The Carbonlite poles and I are in the lower right corner of the
      picture, and the incredible geology of the canyon is front and center!
      The poles worked fine in spite of having just one strap. I
      alternated hands with the strapless pole to reduce fatigue. The good
      news is I was not plagued by any thumb blisters like I experienced on
      prior trips - apparently they are caused by the straps.

      The other issue I had is the bottom section of the both poles refused
      to collapse at the end of the hike. They had spent a lot of time in
      and out of the water, as I was constantly trudging through the creek
      for three days. When I tried extending/collapsing the sections a few
      days later it seemed like the twist-lock mechanism was sticking, and
      there was still clearly water in the shaft. Apparently they get a
      little reluctant when wet.

      Crest Trail

      I returned the the Huachuca Mountains looking for a respite from the
      hot and humid Tucson monsoon season, only to run into rainstorms. I
      didn't get in a lot of mileage in, but I did get a break from the
      heat. This was the only time I used the poles in muddy conditions -
      the trails were soaked from rain turning the red dust into a gooey
      mess in places. The poles did great biting into the slippery
      surfaces, including saving me from one nasty fall.

      I had no problems extending the poles at the beginning of the hike nor
      retracting them at the end. The problems I ran into at the end of the
      Aravaipa trip must have been due to water buildup and maybe some sand.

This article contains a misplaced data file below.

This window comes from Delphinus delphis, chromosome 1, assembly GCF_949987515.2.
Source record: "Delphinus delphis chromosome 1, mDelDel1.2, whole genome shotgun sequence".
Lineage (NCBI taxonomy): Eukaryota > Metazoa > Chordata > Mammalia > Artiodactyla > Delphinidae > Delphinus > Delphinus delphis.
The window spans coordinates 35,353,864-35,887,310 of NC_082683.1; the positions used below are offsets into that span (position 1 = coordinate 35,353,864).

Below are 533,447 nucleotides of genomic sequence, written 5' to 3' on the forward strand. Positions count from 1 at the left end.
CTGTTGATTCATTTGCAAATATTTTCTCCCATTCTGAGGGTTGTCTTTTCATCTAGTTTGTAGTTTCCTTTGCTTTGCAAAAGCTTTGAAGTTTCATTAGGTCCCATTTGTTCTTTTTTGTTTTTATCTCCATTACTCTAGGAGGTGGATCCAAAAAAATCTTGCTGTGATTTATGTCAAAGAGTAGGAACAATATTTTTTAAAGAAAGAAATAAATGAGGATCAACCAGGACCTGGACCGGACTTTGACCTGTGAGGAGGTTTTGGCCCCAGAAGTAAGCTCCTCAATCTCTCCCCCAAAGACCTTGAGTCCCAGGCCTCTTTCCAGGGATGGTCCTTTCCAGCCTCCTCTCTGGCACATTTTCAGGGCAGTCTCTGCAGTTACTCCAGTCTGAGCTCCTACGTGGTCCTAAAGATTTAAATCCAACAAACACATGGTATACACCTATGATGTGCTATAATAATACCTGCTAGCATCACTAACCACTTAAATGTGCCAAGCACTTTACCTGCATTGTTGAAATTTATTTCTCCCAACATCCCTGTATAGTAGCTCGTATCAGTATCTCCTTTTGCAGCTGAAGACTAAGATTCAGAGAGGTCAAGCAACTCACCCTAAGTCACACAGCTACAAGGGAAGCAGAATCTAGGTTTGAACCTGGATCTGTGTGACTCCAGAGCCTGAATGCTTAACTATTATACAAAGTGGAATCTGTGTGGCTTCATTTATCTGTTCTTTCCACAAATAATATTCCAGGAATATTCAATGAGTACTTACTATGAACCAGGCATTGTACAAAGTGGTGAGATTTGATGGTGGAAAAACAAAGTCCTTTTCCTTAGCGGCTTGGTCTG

Summary

      I haven't experienced anything since my Field Report to change any of
      my summary points there. I will add that I was disappointed in the
      deterioration of the cork handles, the breakage of the strap
      adjustment mechanism, and the stickiness of the shaft locks when wet.
      I am unusually adept at breaking things, so it may just have been my
      rough handling of the gear, but it seems like durability is not a key
      strength of the design.

      My bottom line after using these poles for 4 months is they are a
      reasonably-priced pole that will hold up to moderate use, ideal for
      the casual hiker. They do have a lot of features for the cost: I
      would not expect cork handles and shock absorbers at this price point,
      so if I were a beginner buying buying my first set of poles they would
      be ideal to try out these features without spending a huge amount of
      money.

      ________________________________
      Many thanks to Mountainsmith and BackpackGearTest.org for the
      opportunity to test this product.
    • Coy Boy
      Hi Kurt, sounds like you tested the poles to the max! I have no edits but I think it would be valuable information if you contacted customer service about the
      Message 2 of 2 , Jul 31, 2013
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        Hi Kurt, sounds like you tested the poles to the max! I have no edits but I think it would be valuable information if you contacted customer service about the missing pin that holds the strap and added how they respond. But I also understand that you may be like me and fell reluctant to "bother" them when you feel you were just rough on the poles and probably rougher than most folks would be. Anyways, something to think about if you decide to do an addendum to the report.

        Coy Boy

        --- In backpackgeartesters@yahoogroups.com, Kurt Papke <kwpapke@...> wrote:
        >
        > My LTR for the poles is here:
        >
        > http://www.backpackgeartest.org/reviews/test/TESTS/MS%20poles%20-%20Kurt/#Long_Term_Report
        >
        > or: http://tinyurl.com/ly6ayr6